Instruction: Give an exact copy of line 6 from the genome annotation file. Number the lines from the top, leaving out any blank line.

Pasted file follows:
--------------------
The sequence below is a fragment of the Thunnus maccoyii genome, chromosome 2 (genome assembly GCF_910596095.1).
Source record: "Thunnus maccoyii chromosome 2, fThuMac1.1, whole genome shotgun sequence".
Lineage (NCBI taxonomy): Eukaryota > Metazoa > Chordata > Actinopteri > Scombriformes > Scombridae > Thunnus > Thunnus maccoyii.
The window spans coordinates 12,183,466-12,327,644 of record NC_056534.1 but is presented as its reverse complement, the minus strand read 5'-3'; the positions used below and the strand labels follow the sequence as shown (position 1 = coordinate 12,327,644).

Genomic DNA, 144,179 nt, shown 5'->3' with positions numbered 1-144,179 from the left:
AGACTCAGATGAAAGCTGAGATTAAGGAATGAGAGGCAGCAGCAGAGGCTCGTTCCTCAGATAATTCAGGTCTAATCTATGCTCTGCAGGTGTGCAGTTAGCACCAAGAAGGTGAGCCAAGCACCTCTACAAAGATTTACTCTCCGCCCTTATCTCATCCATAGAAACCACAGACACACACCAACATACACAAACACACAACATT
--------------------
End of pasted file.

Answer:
AGACTCAGATGAAAGCTGAGATTAAGGAATGAGAGGCAGCAGCAGAGGCTCGTTCCTCAGATAATTCAGGTCTAATCTATGCTCTGCAGGTGTGCAGTTAGCACCAAGAAGGTGAGCCAAGCACCTCTACAAAGATTTACTCTCCGCCCTTATCTCATCCATAGAAACCACAGACACACACCAACATACACAAACACACAACATT